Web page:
Kian ban condemned
(New York, January 19, 2001) -- Human Rights Watch today strongly condemned
Iran's closure of Kiyan, a ten-year-old independent journal that specialized
in issues of philosophy, religion, and literature. Kiyan's closure was
announced by state-controlled radio and television on January 17. The
international monitoring organization urged the Iranian authorities to
lift the closure order immediately and end the government's campaign to
suppress independent critical media.
"This closure is the final nail in the coffin for press freedom
in Iran," said Hanny Megally, executive director of the Middle East
and North Africa division of Human Rights Watch.
Many of Iran's leading intellectual and artistic figures contributed
to the journal during the decade it published. Kiyan's articles were serious
and academic in tone and avoided factional political conflict. The magazine
presented diverse interpretations of Islamic law and promoted open debate
on religious and philosophical questions.
The summary closure was ordered by Saeed Mortazavi, a judge in Branch
1410 of the Tehran General Court, which deals with press offenses. The
order was based on a complaint from Abbasali Alizadeh, the head of the
Justice Department in Tehran, in his capacity as general prosecutor. Under
Iranian law, only the Press Supervisory Board within the Ministry of Culture
and Islamic Guidance can order the closure of newspapers and magazines.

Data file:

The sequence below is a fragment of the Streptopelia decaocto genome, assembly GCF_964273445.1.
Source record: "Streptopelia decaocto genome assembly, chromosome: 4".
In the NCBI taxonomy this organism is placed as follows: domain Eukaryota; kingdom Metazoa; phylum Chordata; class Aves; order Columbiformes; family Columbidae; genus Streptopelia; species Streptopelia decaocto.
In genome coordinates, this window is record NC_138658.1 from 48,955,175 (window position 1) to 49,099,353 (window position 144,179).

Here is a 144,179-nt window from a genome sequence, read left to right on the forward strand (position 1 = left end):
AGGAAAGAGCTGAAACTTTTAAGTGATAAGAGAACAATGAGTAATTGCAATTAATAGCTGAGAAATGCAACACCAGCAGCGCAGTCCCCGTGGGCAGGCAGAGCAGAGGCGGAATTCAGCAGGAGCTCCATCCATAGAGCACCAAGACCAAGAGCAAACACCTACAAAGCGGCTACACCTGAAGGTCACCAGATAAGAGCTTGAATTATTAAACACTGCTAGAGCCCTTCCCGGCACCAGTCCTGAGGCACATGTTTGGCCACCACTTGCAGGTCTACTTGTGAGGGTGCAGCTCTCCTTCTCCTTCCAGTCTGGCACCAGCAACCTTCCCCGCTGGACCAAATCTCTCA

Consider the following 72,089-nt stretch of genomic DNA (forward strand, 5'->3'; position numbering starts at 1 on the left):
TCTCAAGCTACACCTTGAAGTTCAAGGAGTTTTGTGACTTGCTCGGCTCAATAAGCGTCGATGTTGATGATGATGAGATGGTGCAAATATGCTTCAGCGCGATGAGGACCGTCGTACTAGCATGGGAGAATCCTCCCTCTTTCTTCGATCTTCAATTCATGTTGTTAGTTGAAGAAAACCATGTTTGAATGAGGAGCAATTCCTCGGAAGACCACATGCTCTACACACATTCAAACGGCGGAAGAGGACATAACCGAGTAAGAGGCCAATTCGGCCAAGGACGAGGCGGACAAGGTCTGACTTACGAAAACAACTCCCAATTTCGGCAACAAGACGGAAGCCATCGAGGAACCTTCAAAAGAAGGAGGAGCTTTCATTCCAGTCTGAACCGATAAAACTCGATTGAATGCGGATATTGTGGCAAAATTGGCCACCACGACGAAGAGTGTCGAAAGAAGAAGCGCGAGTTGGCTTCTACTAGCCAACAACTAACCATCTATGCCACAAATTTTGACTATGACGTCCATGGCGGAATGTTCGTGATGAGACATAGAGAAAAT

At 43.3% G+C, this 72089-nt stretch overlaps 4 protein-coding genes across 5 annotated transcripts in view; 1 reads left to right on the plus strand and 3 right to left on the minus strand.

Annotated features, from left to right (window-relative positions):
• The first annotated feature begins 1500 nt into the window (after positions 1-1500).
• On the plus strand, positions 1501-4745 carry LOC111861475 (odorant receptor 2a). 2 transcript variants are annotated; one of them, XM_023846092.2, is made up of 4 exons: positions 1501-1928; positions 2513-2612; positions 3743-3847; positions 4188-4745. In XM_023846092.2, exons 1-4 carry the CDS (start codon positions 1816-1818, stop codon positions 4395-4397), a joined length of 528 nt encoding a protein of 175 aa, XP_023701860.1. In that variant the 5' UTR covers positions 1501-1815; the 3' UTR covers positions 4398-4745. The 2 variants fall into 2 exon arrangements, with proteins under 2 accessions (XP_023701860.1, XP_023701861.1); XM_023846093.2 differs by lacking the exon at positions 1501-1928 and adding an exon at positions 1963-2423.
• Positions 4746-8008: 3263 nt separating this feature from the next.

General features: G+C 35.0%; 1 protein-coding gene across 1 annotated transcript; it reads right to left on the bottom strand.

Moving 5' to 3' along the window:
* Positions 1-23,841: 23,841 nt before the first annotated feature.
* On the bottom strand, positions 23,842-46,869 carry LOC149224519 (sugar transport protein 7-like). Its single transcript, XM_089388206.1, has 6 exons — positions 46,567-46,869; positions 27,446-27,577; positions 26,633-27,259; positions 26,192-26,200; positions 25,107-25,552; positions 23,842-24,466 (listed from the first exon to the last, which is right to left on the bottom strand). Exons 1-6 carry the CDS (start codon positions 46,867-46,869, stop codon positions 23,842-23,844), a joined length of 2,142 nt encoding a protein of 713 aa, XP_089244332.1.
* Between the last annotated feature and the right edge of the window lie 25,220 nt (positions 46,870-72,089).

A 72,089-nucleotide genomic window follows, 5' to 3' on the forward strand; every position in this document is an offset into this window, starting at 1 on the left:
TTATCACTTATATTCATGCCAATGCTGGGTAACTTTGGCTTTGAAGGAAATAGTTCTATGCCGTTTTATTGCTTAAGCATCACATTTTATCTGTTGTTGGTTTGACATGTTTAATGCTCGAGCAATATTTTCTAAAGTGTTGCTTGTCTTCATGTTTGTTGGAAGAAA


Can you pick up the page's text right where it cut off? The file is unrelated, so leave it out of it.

The judiciary in this case cited Article 156 (5) of the Constitution,
which it claimed empowered it to take "appropriate measures in order
to prevent crime." Mortazavi stated that Kiyan had "published
lies, disturbed public opinion and insulted sacred religion." The
judge further cited Articles 12 and 13 of the Precautionary Measures Law,
part of Iranian penal law, which empowers courts to order the seizure of
"instruments used for committing crimes."
"This expansion of the scope of penal laws to suppress freedom
of expression is bad news for ordinary Iranians who want independent sources
of information," Megally said, noting that more than thirty newspapers
and magazines have been closed in this manner since April 2000.
FOR IMMEDIATE RELEASE
For additional information, contact:
Elahe Sharifpour-Hicks, in New York: +1 212 216 1233
Joe Stork, In Washington, DC: +1 202 612 4327